By Mohammad Mazhari

9/11 attacks shattered the Americans' sense of security: Shireen Hunter 

September 11, 2020 - 8:36

TEHRAN - Shireen Hunter, a professor of political science at Georgetown University, is of the opinion that the September 11 attacks “shattered the Americans' sense of security” and led to “a far more directly interventionist American foreign policy.”

The September 11 attacks mark a turning point in the history of the United States. Nearly 3,000 Americans were killed on that sunny morning when two hijacked airplanes crashed into the World Trade Center towers in New York City and another plowed into the Pentagon.

Noting that the 9/11 attacks were the first attack on mainland America since the Japanese attack on Pearl Harbor in 1941, Shireen Hunter tells the Tehran Times that the event convinced many Americans that in order to prevent similar attacks in future "the U.S. must target sources of potential future attacks where they are." 

On October 7, 2001, the U.S. launched attacks on Afghanistan to topple the Taliban that was ruling the country on time and provided sanctuary for al-Qaeda, a group blamed for the 9/11 attacks. Two years later, on March 19, 2003, the U.S. invaded Iraq as well. 

The U.S. and Britain invaded Iraq despite the fact that the Saddam Hussein regime was against terrorist groups. 

“They (Americans) used the war against terror in the pursuit of other goals. In the process, the war on terror generated more terrorism and spun more terrorist groups, such as, for instance, new branches of al-Qaeda and Daesh.”
Responding to a question about the consequences of these wars, Hunter says the “hardline conservative elements” in the U.S., especially the neo-conservatives, exploited the people's “trauma” resulting from the 9/11 attacks to “advance other agendas, including regime change in some states.”

 "They used the war against terror in the pursuit of other goals. In the process, the war on terror generated more terrorism and spun more terrorist groups, such as, for instance, new branches of al-Qaeda and Daesh,” Hunter notes.
The wars only caused hundreds of thousands of deaths and left Iraq and Afghanistan in ruins. 

"After 17 years, the U.S. and, especially the American people, are tired of so-called endless wars," Hunter notes. "They want the U.S. to wrap up these military involvements and bring the troops home. In Afghanistan, the Taliban are the most powerful military and political force."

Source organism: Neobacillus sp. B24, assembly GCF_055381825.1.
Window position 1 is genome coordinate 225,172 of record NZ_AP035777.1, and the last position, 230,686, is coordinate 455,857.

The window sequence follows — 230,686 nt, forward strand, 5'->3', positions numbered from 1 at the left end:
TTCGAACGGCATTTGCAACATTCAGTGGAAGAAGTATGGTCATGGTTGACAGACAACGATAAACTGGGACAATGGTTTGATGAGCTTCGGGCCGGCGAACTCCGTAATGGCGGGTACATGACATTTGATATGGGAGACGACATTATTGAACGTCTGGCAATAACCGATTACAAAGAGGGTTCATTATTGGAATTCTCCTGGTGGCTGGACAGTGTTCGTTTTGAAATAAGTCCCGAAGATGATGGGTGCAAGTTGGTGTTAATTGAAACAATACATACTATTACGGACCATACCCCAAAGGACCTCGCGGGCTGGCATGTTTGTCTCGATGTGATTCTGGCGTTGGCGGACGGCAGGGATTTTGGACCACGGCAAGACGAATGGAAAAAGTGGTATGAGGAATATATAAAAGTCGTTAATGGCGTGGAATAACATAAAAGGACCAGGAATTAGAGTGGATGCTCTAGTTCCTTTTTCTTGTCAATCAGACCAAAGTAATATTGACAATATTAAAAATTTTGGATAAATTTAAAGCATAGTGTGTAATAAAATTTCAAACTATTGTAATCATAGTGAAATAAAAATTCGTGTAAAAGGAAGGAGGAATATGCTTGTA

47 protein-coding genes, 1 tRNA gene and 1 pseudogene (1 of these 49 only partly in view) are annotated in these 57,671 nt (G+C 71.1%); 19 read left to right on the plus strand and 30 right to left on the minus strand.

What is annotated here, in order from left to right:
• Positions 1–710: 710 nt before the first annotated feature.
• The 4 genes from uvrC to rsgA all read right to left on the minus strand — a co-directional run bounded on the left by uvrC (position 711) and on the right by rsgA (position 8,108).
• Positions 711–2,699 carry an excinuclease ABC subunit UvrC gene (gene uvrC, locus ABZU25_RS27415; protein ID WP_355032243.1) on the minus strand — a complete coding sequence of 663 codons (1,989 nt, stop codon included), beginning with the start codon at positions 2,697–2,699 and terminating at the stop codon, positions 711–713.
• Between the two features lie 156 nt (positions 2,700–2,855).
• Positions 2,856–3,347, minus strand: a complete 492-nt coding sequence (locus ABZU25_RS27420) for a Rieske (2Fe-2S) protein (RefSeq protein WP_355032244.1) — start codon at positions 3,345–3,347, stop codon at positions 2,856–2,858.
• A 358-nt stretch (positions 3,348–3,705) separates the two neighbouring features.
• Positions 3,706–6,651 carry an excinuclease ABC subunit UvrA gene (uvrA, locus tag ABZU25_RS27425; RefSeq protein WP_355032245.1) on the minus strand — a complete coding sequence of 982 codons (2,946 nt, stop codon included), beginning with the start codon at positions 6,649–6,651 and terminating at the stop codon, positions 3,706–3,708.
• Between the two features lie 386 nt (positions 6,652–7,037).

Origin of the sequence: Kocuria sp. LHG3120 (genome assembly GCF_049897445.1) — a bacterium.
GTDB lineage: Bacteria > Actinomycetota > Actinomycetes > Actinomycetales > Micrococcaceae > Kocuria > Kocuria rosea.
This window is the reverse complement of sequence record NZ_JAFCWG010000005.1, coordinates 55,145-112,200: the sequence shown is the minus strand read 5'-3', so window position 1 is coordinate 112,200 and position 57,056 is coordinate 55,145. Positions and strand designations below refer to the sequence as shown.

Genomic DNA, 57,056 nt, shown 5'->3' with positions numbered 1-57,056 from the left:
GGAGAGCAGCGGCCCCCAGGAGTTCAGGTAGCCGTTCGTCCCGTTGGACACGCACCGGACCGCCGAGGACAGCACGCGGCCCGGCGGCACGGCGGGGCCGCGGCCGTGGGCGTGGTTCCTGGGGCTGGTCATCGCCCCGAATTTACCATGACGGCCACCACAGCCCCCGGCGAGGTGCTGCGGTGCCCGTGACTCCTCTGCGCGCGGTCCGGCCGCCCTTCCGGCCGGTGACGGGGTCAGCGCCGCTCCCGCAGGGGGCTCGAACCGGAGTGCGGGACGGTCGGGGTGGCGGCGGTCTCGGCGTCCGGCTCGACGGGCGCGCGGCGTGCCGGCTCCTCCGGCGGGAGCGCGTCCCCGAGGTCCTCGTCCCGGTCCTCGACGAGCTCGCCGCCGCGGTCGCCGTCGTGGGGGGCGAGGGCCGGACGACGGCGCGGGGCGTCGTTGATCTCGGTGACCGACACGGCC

According to political observers, in order to leave Afghanistan, the U.S. must come to terms with the Taliban. 
Hunter says that the U.S. wants the Taliban to block Iran's influence in Afghanistan. 

The university professor says although Taliban occasionally hold talks with Iran they are anti-Shia. "Taliban are basically anti-Shia and anti-Iran, although occasionally for expediency, they talk to the Iranians."

Regarding the repercussions of 9/11 on U.S. internal security, the American professor says a major consequence of 9/11 has been “intrusions in aspects of Americans' privacy”. 

"But other aspects of Civil Liberties have not been much affected. Because of 9/11, today, the U.S. is more of a security state than before this event," according to Hunter.

9/11 revealed a new face of America as a country, which was once a dream for everyone around the world.

While the "American Dream mostly refers to every American's expectation of having upward mobility and achieving economic success and security," after the 9/11 attacks, this notion was strongly challenged, she says.

"It (American Dream) also implies feeling secure in his/her private life," Hunter points out. "These are both challenged today, especially in terms of expectations of upward mobility and economic success. Large expenditures for wars have contributed to the eroding Americans' expectations of a good life."

Although most of the 9/11 attackers were Saudi nationals, the U.S. administration preferred to keep silent towards some Arab countries which their citizens were directly involved in the attacks.

“The U.S. government has been unwilling to push Riyadh to compensate the victims of 9/11”"That was due to the close relations between the U.S. and Saudi Arabia, the U.S. government has been unwilling to push Riyadh to compensate the victims of 9/11," Hunter elaborates. "Unequivocally admitting to Saudi Arabia's guilt would be politically embarrassing to both Washington and Riyadh and could cause friction between the two capitals. Hence the U.S. silence and inaction."

15 of the 9/11 hijackers were Saudi citizens. Two were UAE nationals.
Responding to the hypotheses that the 9/11 attacks were plotted to spread Islamophobia in the West, the American academic says “conspiratorial theories about 9/11 are not valid”.

"I certainly do not believe in them. It is inconceivable that the U.S. could have been responsible for this event, just in order to spread Islamophobia," she argues.
Hunter claims that some Muslim groups' actions, especially those resorting to violence, have been creating enough excuse for those who want to generate discord between Muslims and the Western states and peoples.

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